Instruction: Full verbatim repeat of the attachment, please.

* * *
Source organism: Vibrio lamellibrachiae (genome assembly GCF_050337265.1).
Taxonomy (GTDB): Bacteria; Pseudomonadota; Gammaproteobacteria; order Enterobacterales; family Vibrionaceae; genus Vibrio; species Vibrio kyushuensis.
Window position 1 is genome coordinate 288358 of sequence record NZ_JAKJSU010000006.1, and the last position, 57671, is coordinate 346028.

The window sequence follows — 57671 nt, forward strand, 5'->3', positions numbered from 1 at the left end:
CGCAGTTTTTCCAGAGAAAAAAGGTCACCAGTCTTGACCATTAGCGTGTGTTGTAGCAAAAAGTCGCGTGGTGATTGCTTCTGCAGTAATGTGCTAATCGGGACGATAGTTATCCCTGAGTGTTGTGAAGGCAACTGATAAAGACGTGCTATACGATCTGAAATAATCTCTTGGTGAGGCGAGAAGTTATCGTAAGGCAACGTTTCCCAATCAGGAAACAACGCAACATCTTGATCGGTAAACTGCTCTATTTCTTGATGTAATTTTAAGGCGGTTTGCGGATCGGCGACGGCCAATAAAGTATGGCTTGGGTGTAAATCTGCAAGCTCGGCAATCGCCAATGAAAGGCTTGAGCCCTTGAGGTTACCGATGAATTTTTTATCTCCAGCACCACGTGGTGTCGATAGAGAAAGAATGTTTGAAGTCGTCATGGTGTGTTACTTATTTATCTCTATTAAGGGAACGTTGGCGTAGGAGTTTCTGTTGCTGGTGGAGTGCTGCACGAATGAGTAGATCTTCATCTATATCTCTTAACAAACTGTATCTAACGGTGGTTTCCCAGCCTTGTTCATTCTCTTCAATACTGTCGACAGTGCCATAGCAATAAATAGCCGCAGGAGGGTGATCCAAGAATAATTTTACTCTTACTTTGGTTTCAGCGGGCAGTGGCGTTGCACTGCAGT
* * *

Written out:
Source organism: Vibrio lamellibrachiae (genome assembly GCF_050337265.1).
Taxonomy (GTDB): Bacteria; Pseudomonadota; Gammaproteobacteria; order Enterobacterales; family Vibrionaceae; genus Vibrio; species Vibrio kyushuensis.
Window position 1 is genome coordinate 288358 of sequence record NZ_JAKJSU010000006.1, and the last position, 57671, is coordinate 346028.

The window sequence follows — 57671 nt, forward strand, 5'->3', positions numbered from 1 at the left end:
CGCAGTTTTTCCAGAGAAAAAAGGTCACCAGTCTTGACCATTAGCGTGTGTTGTAGCAAAAAGTCGCGTGGTGATTGCTTCTGCAGTAATGTGCTAATCGGGACGATAGTTATCCCTGAGTGTTGTGAAGGCAACTGATAAAGACGTGCTATACGATCTGAAATAATCTCTTGGTGAGGCGAGAAGTTATCGTAAGGCAACGTTTCCCAATCAGGAAACAACGCAACATCTTGATCGGTAAACTGCTCTATTTCTTGATGTAATTTTAAGGCGGTTTGCGGATCGGCGACGGCCAATAAAGTATGGCTTGGGTGTAAATCTGCAAGCTCGGCAATCGCCAATGAAAGGCTTGAGCCCTTGAGGTTACCGATGAATTTTTTATCTCCAGCACCACGTGGTGTCGATAGAGAAAGAATGTTTGAAGTCGTCATGGTGTGTTACTTATTTATCTCTATTAAGGGAACGTTGGCGTAGGAGTTTCTGTTGCTGGTGGAGTGCTGCACGAATGAGTAGATCTTCATCTATATCTCTTAACAAACTGTATCTAACGGTGGTTTCCCAGCCTTGTTCATTCTCTTCAATACTGTCGACAGTGCCATAGCAATAAATAGCCGCAGGAGGGTGATCCAAGAATAATTTTACTCTTACTTTGGTTTCAGCGGGCAGTGGCGTTGCACTGCAGT